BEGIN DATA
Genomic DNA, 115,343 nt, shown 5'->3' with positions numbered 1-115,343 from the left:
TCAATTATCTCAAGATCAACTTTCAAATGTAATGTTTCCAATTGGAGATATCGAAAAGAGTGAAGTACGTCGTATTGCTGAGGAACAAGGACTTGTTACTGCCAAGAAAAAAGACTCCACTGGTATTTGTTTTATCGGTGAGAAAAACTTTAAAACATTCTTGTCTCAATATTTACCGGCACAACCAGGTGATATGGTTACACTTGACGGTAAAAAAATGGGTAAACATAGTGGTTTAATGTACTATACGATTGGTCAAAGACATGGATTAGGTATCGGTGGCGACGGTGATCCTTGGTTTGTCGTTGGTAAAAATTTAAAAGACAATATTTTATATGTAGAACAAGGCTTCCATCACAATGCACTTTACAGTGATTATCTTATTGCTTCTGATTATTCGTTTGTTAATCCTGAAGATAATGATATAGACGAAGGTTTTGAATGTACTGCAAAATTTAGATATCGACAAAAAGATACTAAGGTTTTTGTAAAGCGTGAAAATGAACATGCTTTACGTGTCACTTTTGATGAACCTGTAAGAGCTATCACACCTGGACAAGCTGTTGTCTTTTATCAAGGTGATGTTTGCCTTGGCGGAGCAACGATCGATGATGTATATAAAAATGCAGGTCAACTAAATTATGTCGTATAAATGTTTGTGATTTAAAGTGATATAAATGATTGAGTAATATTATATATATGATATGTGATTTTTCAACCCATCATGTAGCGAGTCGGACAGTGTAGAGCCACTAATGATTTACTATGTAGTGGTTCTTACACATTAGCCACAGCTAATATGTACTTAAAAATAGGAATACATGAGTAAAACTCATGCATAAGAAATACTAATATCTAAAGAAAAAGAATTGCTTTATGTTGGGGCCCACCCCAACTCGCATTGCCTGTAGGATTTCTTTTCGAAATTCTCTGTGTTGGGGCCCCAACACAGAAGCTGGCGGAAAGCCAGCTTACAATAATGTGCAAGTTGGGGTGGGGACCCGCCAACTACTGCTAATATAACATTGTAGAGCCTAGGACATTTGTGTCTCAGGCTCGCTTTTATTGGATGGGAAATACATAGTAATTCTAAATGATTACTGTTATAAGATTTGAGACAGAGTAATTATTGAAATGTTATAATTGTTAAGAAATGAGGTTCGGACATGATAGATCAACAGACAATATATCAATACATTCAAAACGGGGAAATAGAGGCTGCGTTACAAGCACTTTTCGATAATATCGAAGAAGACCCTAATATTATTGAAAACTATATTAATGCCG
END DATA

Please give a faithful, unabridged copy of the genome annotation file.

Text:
Genomic DNA, 115,343 nt, shown 5'->3' with positions numbered 1-115,343 from the left:
TCAATTATCTCAAGATCAACTTTCAAATGTAATGTTTCCAATTGGAGATATCGAAAAGAGTGAAGTACGTCGTATTGCTGAGGAACAAGGACTTGTTACTGCCAAGAAAAAAGACTCCACTGGTATTTGTTTTATCGGTGAGAAAAACTTTAAAACATTCTTGTCTCAATATTTACCGGCACAACCAGGTGATATGGTTACACTTGACGGTAAAAAAATGGGTAAACATAGTGGTTTAATGTACTATACGATTGGTCAAAGACATGGATTAGGTATCGGTGGCGACGGTGATCCTTGGTTTGTCGTTGGTAAAAATTTAAAAGACAATATTTTATATGTAGAACAAGGCTTCCATCACAATGCACTTTACAGTGATTATCTTATTGCTTCTGATTATTCGTTTGTTAATCCTGAAGATAATGATATAGACGAAGGTTTTGAATGTACTGCAAAATTTAGATATCGACAAAAAGATACTAAGGTTTTTGTAAAGCGTGAAAATGAACATGCTTTACGTGTCACTTTTGATGAACCTGTAAGAGCTATCACACCTGGACAAGCTGTTGTCTTTTATCAAGGTGATGTTTGCCTTGGCGGAGCAACGATCGATGATGTATATAAAAATGCAGGTCAACTAAATTATGTCGTATAAATGTTTGTGATTTAAAGTGATATAAATGATTGAGTAATATTATATATATGATATGTGATTTTTCAACCCATCATGTAGCGAGTCGGACAGTGTAGAGCCACTAATGATTTACTATGTAGTGGTTCTTACACATTAGCCACAGCTAATATGTACTTAAAAATAGGAATACATGAGTAAAACTCATGCATAAGAAATACTAATATCTAAAGAAAAAGAATTGCTTTATGTTGGGGCCCACCCCAACTCGCATTGCCTGTAGGATTTCTTTTCGAAATTCTCTGTGTTGGGGCCCCAACACAGAAGCTGGCGGAAAGCCAGCTTACAATAATGTGCAAGTTGGGGTGGGGACCCGCCAACTACTGCTAATATAACATTGTAGAGCCTAGGACATTTGTGTCTCAGGCTCGCTTTTATTGGATGGGAAATACATAGTAATTCTAAATGATTACTGTTATAAGATTTGAGACAGAGTAATTATTGAAATGTTATAATTGTTAAGAAATGAGGTTCGGACATGATAGATCAACAGACAATATATCAATACATTCAAAACGGGGAAATAGAGGCTGCGTTACAAGCACTTTTCGATAATATCGAAGAAGACCCTAATATTATTGAAAACTATATTAATGCCG